Despite what Mama says about her intellect, she is an accomplished storyteller whose use of colorful language and detail establishes her individual character and voice. Her diction is colloquial and reflects her lack of education and pretense, but it is precise and incisive. In her narration it is clear she sees through pretense and affectation. When she talks about herself, she is sometimes self-critical, but when she describes her physical prowess, that is what she can do with her hands (breaking ice, butchering animals), she is as strong and competent a character physically as Dee is intellectually. When she talks about her house and Maggie, her voice is precise and honest. She sees their limitations, but she is no less fond of them. However, when Dee and Hakim-a-barber are present, her language and tone change. Mama generally has a sarcastic word or two for Hakim-a-barber, from describing his long hair as down to his navel and comparing his beard to a "kinky mule tail" and calling him "Asalamalakim." Later she derisively refers to him as "the barber." Her language in talking about Dee is sometimes similarly vivid, as she refers to her daughter's pretensions by alternating between "Dee" and "Wangero" and referring to her as "Miss Wangero" when she gains the courage to refuse to give her the quilts.

How is the theme of authenticity versus superficiality in "Everyday Use" addressed through Dee's and Maggie's intended uses for the quilts?

For Maggie quilting is a part of regular life, to be done as needed for practical reasons. Putting the quilts to "everyday use" is not only practical but also a way in which she honors and remembers the women who helped her learn the skill of quilting, in particular Grandma Dee and Dicie. Maggie is authentically connected to her ancestors through the quilts, which she uses and will use in the way they were intended. Furthermore, she will continue to create them as they have been for generations. Dee, on the other hand, wants to hang the quilts on her wall as showpieces as in a museum to impress people, a superficial motivation. Dee has already shown she does not esteem the ancestors who made the quilts. She has rejected her American lineage and even her given name, which was bestowed to honor these very women. Her interest in the quilts is trendy and artistic rather than practical and authentic.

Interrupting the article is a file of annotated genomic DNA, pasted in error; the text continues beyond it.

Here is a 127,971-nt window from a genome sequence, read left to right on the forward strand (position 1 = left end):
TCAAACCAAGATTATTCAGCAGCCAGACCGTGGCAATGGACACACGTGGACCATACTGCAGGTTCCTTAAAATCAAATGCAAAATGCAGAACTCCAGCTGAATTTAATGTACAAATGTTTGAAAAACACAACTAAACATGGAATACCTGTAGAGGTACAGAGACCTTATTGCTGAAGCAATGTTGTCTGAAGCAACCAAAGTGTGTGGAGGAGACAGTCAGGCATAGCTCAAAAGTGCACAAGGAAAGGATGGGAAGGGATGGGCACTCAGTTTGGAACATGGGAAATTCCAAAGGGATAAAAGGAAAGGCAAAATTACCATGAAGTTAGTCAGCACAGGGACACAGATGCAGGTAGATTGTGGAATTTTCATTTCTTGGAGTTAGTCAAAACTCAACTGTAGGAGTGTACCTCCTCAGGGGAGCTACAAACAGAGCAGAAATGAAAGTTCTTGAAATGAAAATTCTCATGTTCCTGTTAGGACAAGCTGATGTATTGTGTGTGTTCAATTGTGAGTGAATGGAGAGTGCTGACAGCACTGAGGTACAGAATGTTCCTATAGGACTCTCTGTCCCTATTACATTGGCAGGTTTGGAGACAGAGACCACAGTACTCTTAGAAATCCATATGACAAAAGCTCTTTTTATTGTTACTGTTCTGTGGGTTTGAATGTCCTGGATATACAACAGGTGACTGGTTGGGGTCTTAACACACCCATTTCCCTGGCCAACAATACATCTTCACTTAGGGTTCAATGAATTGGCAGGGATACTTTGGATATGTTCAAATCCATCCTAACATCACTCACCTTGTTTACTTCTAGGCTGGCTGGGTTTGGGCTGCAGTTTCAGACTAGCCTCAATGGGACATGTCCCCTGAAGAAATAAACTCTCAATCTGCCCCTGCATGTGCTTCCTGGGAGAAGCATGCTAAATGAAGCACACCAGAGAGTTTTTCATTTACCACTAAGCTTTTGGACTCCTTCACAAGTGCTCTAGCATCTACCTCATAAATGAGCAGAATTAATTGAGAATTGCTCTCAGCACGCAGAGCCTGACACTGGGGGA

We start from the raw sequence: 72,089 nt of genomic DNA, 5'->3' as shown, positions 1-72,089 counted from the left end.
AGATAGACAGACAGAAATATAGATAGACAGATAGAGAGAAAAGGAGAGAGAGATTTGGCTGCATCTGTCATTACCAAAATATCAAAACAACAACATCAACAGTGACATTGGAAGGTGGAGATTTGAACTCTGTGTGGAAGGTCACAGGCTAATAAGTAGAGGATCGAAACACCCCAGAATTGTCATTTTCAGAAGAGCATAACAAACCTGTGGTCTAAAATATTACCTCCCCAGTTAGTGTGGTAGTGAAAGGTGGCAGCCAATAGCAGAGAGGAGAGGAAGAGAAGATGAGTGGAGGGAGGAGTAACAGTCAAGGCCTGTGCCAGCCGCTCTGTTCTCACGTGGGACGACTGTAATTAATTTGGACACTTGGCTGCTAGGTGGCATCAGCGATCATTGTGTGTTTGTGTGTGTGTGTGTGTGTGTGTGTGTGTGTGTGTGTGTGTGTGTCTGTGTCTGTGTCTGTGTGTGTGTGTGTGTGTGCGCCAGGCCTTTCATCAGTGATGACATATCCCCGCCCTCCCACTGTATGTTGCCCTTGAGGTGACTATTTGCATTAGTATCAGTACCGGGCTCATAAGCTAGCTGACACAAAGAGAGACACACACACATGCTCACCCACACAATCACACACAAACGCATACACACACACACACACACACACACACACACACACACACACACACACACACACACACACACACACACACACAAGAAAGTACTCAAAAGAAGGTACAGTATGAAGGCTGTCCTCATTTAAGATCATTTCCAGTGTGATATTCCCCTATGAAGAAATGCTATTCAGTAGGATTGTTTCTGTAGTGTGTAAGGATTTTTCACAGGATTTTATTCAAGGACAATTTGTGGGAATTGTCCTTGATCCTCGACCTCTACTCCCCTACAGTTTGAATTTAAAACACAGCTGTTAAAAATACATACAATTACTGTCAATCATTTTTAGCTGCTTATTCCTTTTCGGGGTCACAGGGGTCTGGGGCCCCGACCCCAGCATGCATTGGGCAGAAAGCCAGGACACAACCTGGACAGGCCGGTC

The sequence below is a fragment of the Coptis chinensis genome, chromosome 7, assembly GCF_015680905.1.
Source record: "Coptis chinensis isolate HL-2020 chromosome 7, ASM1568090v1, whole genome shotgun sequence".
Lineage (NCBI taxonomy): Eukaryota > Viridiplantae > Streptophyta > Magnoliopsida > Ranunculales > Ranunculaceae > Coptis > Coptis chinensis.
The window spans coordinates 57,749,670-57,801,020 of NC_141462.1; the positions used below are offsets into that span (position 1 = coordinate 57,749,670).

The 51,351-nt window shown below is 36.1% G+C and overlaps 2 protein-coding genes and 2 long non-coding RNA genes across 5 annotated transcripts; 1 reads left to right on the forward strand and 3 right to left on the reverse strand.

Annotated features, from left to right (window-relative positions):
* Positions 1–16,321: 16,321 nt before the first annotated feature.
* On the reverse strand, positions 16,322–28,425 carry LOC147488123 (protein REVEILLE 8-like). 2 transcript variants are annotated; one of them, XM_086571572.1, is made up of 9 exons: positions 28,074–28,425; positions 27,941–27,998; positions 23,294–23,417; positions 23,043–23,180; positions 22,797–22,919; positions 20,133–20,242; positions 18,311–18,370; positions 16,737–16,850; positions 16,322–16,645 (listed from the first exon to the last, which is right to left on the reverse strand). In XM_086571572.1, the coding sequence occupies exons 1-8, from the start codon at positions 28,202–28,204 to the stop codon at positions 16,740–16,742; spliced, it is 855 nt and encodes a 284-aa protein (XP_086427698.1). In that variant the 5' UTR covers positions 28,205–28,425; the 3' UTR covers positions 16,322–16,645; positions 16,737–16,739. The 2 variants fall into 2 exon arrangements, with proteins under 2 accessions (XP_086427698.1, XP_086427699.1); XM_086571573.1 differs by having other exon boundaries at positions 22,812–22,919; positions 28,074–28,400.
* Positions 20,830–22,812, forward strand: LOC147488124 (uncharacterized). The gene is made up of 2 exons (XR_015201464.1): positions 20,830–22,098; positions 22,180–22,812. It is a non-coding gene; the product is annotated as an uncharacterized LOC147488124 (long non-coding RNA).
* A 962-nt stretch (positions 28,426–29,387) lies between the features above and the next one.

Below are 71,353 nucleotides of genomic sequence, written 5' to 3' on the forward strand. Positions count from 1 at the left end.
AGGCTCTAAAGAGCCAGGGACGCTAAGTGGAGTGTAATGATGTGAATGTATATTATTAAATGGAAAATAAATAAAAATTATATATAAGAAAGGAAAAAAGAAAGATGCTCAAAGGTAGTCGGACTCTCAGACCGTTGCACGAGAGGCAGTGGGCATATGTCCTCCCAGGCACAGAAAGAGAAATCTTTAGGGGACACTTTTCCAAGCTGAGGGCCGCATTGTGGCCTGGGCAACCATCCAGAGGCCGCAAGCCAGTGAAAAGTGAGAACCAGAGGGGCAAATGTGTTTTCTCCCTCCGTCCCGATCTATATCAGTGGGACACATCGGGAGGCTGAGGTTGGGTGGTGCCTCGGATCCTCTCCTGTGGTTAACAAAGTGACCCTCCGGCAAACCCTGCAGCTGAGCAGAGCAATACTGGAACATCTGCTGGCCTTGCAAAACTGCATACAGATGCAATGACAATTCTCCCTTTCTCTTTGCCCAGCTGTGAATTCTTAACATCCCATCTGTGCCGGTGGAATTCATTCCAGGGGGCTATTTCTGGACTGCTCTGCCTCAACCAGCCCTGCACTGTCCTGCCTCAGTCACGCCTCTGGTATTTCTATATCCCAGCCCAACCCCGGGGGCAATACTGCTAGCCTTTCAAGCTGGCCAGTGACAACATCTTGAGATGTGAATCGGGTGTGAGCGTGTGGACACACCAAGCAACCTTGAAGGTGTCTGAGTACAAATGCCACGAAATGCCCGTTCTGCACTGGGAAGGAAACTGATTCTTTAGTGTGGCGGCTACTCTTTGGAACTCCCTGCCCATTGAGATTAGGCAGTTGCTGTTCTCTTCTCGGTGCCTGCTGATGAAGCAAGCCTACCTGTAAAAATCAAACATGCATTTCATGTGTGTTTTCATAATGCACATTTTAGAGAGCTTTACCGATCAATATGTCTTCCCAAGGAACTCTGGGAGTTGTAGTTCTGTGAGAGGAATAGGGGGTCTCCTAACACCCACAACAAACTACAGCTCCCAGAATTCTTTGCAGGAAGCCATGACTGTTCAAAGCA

What evidence in "Everyday Use" shows Mama may admire Dee more than Maggie?

Mama focuses on Maggie's negative, or unattractive qualities in her descriptions during most of the story, calling her "homely," and comparing her with "a lame animal." Mama says matter-of-factly, "She knows she is not bright. Like good looks and money, quickness passed her by." Mama has more praise for Dee than for Maggie. Dee is bold and confident; "She would always look anyone in the eye." Mama comments Dee is "lighter than Maggie, with nicer hair and a fuller figure," and she draws attention to her daughter's determination and style. Even Dee's feet are nearly perfect, "as if God himself had shaped them." Overall Mama seems inclined to admire Dee for her good qualities rather than dislike her for her negative ones. Although Mama notices Maggie's negative qualities first and hardly mentions her good qualities, she does have a dramatic change of heart and recognizes Maggie's kindness and generosity and the misfortunes she has always endured.